Slow rates

Asthmatics need slow rates to allow for emptying of the lungs and to prevent air trapping.  This can lead to a high Co2 and we allow this – permissive hypercapnia. In order to adequately oxygenate them we let them have a high Co2 and acidosis. This can be resolved after the bronchoconstriction has been reversed.

Heavy sedation and pain control can help reduce the carbon dioxide generated.

Other things to think about – barotrauma

High PIP does not correlate with barotrauma.  It’s the alveolar pressure that correlates with barotrauma not the airway pressure.

Airway pressure = flow x resistance + alveolar pressure

So if the resistance is high (as with bronchoconstriction) then a high PIP will be required, but the pressure being delivered to the alveoli can still be reasonable.

One way to determine alveolar pressure in a patient on volume control ventilation, is to look at the inspiratory pause pressure.  Essentially you temporarily stop the flow.  At this point, flow in the equation above is 0 and therefore ‘flow x resistance’ is 0.  So, at that time, airway pressure is equal to the alveolar pressure and you can read that from your vent.  The theory is that if you keep the alveolar pressures below 30 then you will be ok.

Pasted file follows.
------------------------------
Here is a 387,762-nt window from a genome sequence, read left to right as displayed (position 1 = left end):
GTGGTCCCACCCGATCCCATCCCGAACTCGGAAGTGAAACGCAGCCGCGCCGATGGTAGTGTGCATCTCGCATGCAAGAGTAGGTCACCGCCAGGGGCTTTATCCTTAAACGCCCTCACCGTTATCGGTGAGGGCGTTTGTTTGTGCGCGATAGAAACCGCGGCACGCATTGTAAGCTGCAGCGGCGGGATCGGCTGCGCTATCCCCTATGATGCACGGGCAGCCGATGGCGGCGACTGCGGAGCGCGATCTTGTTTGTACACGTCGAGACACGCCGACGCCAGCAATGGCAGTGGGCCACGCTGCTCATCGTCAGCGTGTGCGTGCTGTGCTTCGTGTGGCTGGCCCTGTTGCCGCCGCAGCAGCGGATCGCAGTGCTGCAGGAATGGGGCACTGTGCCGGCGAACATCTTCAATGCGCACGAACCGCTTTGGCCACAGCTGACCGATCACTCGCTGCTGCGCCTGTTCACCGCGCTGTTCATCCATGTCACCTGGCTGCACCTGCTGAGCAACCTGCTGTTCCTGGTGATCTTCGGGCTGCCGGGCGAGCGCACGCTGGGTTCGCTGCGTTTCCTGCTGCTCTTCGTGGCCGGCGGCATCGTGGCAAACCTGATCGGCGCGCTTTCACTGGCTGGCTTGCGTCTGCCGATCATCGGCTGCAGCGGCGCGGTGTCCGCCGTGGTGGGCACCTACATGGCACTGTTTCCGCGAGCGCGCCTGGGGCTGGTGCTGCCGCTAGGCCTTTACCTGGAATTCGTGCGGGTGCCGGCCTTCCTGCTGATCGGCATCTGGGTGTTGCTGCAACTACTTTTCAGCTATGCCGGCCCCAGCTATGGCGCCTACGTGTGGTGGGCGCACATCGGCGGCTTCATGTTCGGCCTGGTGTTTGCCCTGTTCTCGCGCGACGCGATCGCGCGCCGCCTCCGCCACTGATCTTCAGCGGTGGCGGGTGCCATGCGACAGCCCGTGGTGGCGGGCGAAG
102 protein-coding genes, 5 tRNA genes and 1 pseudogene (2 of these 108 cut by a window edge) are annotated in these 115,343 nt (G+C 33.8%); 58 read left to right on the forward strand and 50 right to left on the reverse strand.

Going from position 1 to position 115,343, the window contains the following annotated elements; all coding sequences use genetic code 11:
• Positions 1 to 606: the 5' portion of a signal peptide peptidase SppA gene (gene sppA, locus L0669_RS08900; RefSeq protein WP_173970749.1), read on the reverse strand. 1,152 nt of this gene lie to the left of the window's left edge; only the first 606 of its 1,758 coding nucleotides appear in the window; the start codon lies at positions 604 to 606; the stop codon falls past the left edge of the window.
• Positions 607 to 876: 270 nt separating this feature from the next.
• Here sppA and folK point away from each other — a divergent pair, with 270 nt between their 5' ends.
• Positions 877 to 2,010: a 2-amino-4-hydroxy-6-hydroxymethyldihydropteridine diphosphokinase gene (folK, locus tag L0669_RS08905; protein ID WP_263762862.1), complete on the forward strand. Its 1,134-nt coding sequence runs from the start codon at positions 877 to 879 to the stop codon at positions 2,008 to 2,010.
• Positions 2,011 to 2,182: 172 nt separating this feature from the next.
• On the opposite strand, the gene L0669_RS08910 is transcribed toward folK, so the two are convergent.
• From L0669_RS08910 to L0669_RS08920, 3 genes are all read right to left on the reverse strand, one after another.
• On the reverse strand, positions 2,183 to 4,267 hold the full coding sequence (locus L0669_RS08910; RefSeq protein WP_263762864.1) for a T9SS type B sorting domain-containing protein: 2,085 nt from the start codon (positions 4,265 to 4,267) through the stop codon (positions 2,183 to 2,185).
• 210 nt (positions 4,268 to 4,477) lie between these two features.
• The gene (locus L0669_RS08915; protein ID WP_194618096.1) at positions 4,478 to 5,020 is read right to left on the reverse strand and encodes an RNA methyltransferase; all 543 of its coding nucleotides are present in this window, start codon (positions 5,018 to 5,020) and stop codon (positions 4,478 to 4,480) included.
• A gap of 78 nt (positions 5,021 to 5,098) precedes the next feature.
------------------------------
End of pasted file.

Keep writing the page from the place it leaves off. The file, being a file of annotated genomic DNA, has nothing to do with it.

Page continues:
Again, this is so well explained in another of Chris Nickson’s LITFL posts.

 

Other things to think about – bronchial casts

It’s rare but if your patient is not ventilating well it could be bronchial casts.  There are very thick plugs that clog up the airways and impair adequate ventilation.  Not something you are likely to diagnose but it’s worth a thought.

 

And finally, all ventilation is doing is supporting the patient until they recover, it isn’t curing them.  In the meantime you need to reverse the bronchoconstriction using the meds we discussed in this post.

 

References

Mitra AAD, Bassler D, Watts K, Lasserson TJ, Ducharme FM. Intravenous aminophylline for acute severe asthma in children over two years receiving inhaled bronchodilators. Cochrane Review. 2009.

Rodrigo GJ, Castro-Rodriguez JA. Anticholinergics in the treatment of children and adults with acute asthma: a systematic review with meta-analysis. Thorax. 2005;60(9):740-6.

Munro A, Maconochie I. Best evidence topic reports. Beta-agonists with or without anti-cholinergics in the treatment of acute childhood asthma? Emerg Med J. 2006;23(6):470.